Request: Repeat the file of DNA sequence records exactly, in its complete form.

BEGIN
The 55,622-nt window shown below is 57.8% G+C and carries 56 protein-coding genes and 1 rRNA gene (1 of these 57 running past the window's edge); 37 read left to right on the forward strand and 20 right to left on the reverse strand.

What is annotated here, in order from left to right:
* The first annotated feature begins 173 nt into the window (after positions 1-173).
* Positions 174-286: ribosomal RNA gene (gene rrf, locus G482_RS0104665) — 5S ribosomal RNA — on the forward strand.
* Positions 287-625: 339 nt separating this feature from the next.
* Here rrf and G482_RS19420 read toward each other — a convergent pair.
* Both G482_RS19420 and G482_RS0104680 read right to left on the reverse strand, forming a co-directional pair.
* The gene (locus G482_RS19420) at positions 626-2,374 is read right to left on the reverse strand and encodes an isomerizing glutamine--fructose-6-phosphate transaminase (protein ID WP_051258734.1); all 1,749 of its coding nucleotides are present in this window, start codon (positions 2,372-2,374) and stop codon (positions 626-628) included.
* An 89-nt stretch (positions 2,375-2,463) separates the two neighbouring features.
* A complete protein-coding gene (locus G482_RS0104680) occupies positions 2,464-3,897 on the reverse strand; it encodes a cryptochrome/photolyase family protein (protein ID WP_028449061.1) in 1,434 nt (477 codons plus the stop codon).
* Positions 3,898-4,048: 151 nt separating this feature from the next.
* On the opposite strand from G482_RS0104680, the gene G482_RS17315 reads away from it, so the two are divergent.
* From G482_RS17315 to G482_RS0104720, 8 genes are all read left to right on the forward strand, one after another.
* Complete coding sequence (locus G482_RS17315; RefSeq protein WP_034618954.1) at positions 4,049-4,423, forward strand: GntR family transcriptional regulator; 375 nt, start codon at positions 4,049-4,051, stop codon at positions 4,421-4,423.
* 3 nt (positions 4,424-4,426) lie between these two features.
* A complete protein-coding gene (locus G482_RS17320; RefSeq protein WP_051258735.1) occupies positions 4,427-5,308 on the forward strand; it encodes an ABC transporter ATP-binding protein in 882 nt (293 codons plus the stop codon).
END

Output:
The 55,622-nt window shown below is 57.8% G+C and carries 56 protein-coding genes and 1 rRNA gene (1 of these 57 running past the window's edge); 37 read left to right on the forward strand and 20 right to left on the reverse strand.

What is annotated here, in order from left to right:
* The first annotated feature begins 173 nt into the window (after positions 1-173).
* Positions 174-286: ribosomal RNA gene (gene rrf, locus G482_RS0104665) — 5S ribosomal RNA — on the forward strand.
* Positions 287-625: 339 nt separating this feature from the next.
* Here rrf and G482_RS19420 read toward each other — a convergent pair.
* Both G482_RS19420 and G482_RS0104680 read right to left on the reverse strand, forming a co-directional pair.
* The gene (locus G482_RS19420) at positions 626-2,374 is read right to left on the reverse strand and encodes an isomerizing glutamine--fructose-6-phosphate transaminase (protein ID WP_051258734.1); all 1,749 of its coding nucleotides are present in this window, start codon (positions 2,372-2,374) and stop codon (positions 626-628) included.
* An 89-nt stretch (positions 2,375-2,463) separates the two neighbouring features.
* A complete protein-coding gene (locus G482_RS0104680) occupies positions 2,464-3,897 on the reverse strand; it encodes a cryptochrome/photolyase family protein (protein ID WP_028449061.1) in 1,434 nt (477 codons plus the stop codon).
* Positions 3,898-4,048: 151 nt separating this feature from the next.
* On the opposite strand from G482_RS0104680, the gene G482_RS17315 reads away from it, so the two are divergent.
* From G482_RS17315 to G482_RS0104720, 8 genes are all read left to right on the forward strand, one after another.
* Complete coding sequence (locus G482_RS17315; RefSeq protein WP_034618954.1) at positions 4,049-4,423, forward strand: GntR family transcriptional regulator; 375 nt, start codon at positions 4,049-4,051, stop codon at positions 4,421-4,423.
* 3 nt (positions 4,424-4,426) lie between these two features.
* A complete protein-coding gene (locus G482_RS17320; RefSeq protein WP_051258735.1) occupies positions 4,427-5,308 on the forward strand; it encodes an ABC transporter ATP-binding protein in 882 nt (293 codons plus the stop codon).